Before closing on the purchase of a piece of property or a home, you will receive a document called a title commitment, a title binder, or a preliminary title report, as part of the escrow process. If you’re like most homebuyers, you may wonder why you’re receiving this document, and what you should do with it. Although many buyers glaze over at the thought of reading a title commitment, knowing what you’re looking at can help you be a more informed homebuyer. Understanding what a title commitment is, how to read it, and what it tells you can give you a better understanding of your transaction and your obligations, and may help you avoid costly misunderstandings down the line.
Why Am I Receiving a Title Commitment
After your title insurance company completes its title search on your home, you will receive, as part of the escrow process, a title commitment. The title commitment constitutes the title company’s promise to provide title insurance, as well as an explanation of any terms, conditions, exclusions, requirements, and exceptions. The document also identifies any specific requirements that need to be addressed prior to closing so that the title policy can be issued. The terms, conditions, and particularly the exclusions will be the same in the title commitment document as in the final policy, so buyers should read it with care, as it outlines the protection they can expect from their title insurance.
What Does a Title Commitment Look Like?
Most title companies use the form provided by the American Land Title Association (ALTA), or a similar document, to issue a title commitment. The title commitment is divided into several sections, each of which contains important information.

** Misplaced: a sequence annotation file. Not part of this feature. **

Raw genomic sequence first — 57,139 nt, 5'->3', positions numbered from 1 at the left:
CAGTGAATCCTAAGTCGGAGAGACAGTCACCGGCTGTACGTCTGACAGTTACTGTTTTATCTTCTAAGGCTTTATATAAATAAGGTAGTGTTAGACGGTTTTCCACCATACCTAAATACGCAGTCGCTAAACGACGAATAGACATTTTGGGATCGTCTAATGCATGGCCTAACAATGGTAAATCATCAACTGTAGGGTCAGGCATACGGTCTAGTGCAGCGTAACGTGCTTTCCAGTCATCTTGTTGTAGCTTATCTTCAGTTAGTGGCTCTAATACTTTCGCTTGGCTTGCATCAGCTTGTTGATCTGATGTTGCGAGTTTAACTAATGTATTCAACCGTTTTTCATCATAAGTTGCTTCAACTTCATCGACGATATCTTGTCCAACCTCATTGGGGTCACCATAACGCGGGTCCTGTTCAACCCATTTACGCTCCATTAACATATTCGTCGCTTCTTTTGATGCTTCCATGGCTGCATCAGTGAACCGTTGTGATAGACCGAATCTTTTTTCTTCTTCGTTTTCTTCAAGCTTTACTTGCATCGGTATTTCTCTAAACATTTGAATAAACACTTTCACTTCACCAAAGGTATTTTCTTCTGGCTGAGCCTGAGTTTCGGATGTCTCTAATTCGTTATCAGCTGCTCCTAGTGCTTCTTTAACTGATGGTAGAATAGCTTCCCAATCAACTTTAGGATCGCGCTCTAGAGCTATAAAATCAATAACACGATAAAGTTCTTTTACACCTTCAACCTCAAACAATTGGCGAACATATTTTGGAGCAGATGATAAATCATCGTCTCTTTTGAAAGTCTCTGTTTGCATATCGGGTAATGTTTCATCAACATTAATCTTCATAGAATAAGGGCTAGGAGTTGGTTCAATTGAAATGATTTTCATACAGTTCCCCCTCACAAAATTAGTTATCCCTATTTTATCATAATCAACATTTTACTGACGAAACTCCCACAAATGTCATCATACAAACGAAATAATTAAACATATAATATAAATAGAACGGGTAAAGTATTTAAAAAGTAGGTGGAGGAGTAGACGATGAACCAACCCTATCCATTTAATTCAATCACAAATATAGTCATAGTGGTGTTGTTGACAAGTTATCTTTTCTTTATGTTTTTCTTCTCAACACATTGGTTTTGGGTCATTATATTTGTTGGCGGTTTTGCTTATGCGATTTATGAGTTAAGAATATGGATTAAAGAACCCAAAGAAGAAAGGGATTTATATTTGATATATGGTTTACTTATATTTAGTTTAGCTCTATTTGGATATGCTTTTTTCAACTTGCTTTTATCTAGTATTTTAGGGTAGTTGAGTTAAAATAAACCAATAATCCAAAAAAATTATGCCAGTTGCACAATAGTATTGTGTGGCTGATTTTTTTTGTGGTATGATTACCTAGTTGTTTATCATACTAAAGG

Commitment to Issue Policy and Commitment Conditions
The commitment to issue the title policy outlines the title insurer’s commitment to provide the policy, as well as a recitation of the limitations of the commitment.
Title Commitment – Schedule A
Schedule A contains a description of the policy itself, including the commitment date, the legal interest being insured, and a legal description of the subject property. Buyers should review this section to ensure that the final policy will accurately describe the land or home being insured.
Title Commitment – Schedule B
Schedule B contains the requirements, exceptions, and exclusions to the policy, and is the most important part of the document. This is the section where the commitment goes beyond a recitation of boilerplate limitations and actually describes what the buyer can expect in terms of coverage for their specific property.
The requirements section provides a list of the conditions that must be met for a policy to be issued, including requiring the insured to pay the required amount for the property, pay taxes that are accrued but not yet due, properly record the documents showing the transfer of title, and pay the premiums for the policy.